He is still a cherubic 5-foot-1 in spikes, the menehune with the smile seemingly as wide as he is tall.
At times when you look at the video and photographs of him, Tadd Fujikawa hardly seems to have changed from the precocious 16-year-old Moanalua High student who electrified the Sony Open in Hawaii with a 20th-place finish. Not all that different, either, from the 15-year-old who in 2006 became the youngest person to qualify for the U. S. Open.
But it has been three years and our Tadd — for that is the hold he still has on folks — has, indeed, grown in many ways.
The surest sign of that being his blowout victory in the eGolf Tour Championship over the weekend in Virginia.
Fujikawa shot 25 under and won by nine strokes, carding nothing higher than a 68 over the four days at the Spring Creek Golf Club.
It earned him $25,000 and a subsidized entry to the PGA Tour’s Qualifying School later this year, boosting his take to date this year to $63,484.
But this was a triumph richer than the cash it brought and notable beyond the breakthrough first mainland victory. For somebody who has taken the golf path less traveled — and we don’t mean just the south Atlantic coast-hugging eGolf Tour — it was a priceless validation of faith and considerable reassurance. And a well-earned confidence booster to boot.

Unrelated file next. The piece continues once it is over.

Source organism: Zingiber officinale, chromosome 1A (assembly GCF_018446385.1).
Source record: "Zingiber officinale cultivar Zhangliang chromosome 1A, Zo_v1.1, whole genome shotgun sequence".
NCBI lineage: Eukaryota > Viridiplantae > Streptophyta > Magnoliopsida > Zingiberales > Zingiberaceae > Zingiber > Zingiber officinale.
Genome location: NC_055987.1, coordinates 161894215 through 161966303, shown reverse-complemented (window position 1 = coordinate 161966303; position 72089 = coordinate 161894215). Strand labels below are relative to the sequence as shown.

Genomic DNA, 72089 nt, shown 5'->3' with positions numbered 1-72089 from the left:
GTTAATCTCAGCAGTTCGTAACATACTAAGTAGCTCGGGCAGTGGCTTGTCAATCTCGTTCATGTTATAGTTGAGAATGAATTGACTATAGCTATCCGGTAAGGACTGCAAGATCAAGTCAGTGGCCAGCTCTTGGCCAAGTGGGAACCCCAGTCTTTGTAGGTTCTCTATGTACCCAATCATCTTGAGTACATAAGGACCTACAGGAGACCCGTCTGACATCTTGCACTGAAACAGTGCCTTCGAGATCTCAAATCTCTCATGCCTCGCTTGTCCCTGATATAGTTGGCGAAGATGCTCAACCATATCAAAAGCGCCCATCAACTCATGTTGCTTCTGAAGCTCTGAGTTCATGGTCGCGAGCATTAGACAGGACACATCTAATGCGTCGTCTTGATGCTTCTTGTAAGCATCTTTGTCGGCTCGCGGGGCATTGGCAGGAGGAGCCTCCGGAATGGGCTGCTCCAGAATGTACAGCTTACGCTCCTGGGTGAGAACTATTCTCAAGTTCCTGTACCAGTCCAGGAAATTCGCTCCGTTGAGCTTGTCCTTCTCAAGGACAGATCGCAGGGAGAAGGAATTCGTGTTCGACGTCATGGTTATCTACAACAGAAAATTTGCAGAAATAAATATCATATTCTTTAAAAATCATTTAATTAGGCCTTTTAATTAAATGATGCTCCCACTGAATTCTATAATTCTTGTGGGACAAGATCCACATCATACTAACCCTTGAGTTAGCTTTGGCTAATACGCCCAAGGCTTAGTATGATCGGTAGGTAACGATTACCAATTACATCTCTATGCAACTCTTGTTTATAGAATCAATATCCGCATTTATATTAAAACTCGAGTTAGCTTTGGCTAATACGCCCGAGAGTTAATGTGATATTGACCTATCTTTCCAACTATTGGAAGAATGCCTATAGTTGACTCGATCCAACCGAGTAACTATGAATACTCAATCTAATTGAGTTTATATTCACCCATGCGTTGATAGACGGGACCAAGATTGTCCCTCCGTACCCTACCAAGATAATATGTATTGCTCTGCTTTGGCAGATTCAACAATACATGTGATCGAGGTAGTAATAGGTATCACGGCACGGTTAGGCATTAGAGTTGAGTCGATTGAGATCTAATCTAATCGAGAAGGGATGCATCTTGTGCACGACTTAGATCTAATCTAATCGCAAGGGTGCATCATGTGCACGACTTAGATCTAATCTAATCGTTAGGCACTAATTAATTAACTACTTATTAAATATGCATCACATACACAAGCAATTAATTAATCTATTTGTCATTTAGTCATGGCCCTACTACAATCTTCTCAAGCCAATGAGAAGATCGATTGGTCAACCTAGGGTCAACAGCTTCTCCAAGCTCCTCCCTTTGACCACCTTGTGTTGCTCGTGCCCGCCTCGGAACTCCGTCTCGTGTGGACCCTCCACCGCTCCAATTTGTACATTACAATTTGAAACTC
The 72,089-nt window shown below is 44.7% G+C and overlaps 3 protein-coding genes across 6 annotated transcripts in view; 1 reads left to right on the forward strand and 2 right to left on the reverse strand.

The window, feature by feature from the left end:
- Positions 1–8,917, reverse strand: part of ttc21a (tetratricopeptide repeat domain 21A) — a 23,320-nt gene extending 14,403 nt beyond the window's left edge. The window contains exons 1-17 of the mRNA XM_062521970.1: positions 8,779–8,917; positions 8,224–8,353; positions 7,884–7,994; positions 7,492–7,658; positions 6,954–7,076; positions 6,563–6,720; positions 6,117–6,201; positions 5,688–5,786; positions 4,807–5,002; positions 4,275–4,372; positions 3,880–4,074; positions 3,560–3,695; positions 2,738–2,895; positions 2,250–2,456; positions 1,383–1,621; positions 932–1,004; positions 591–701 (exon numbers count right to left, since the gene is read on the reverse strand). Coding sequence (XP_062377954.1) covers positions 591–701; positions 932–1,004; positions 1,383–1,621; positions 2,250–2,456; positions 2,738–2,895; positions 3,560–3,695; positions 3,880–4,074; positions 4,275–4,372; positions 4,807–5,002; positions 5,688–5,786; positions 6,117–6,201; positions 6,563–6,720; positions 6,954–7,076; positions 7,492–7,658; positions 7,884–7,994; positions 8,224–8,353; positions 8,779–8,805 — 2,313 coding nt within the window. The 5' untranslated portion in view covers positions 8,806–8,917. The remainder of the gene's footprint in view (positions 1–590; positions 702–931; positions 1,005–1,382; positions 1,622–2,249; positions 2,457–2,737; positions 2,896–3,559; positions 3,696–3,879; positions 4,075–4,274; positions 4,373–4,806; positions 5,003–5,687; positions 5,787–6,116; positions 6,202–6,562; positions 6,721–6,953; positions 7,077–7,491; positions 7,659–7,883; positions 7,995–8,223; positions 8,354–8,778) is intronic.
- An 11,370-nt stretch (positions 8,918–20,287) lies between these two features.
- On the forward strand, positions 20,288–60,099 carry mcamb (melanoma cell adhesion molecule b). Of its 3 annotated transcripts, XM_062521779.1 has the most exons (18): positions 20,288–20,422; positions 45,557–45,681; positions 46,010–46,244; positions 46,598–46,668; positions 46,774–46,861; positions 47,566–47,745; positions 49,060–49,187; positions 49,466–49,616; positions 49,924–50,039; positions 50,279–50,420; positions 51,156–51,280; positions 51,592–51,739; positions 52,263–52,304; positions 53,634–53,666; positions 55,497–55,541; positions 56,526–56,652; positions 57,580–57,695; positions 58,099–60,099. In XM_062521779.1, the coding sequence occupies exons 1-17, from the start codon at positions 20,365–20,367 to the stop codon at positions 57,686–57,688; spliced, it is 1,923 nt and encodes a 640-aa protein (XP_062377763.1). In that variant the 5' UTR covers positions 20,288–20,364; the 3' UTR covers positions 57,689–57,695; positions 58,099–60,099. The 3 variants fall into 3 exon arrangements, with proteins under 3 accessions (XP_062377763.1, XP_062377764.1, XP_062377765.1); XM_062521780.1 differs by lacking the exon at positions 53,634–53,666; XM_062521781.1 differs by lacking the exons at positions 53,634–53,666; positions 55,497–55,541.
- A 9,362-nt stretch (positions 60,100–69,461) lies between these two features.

Fujikawa could have, and maybe even should have, followed up his Sony exploits by going the college route. For sure, enough people counseled him in that tried and true direction.
But for his reasons, which apparently include finances, he chose to blaze his own trail, however arduous and uncharted.
Of course, Fujikawa, challenged from the first breaths of a three-months-premature birth at 1 pound, 15 ounces, has been pretty much winging it on heart and instinct from the beginning. Why should this be different?
He’s taken what sponsor exemptions he could gather on the PGA and Nationwide tours. But he has also correctly understood he needed much more experience and a regular schedule to improve, which led to the eGolf Tour this year.
While knocking around in the Carolinas, Virginia and Georgia, he’s paid his dues and learned his lessons. Some of them the hard way, like in March when he ballooned to a final-round 82 to see a golden shot at what would have been his first mainland title get away.
So what Fujikawa did at Spring Creek was revealing. Not only did he hold onto the lead, he ran away with it. A considerable confidence boost, to be sure.
Gordonsville, Va., where Spring Creek is located, likes to think of itself as at the "crossroads of history." Presumably a reference to its location between the birthplaces of Thomas Jefferson (Monticello) and James Madison (Montpelier).
Who knows, maybe the events of this past weekend will mark something of a crossroads for the growth of Fujikawa, too.
Reach Ferd Lewis at email@example.com.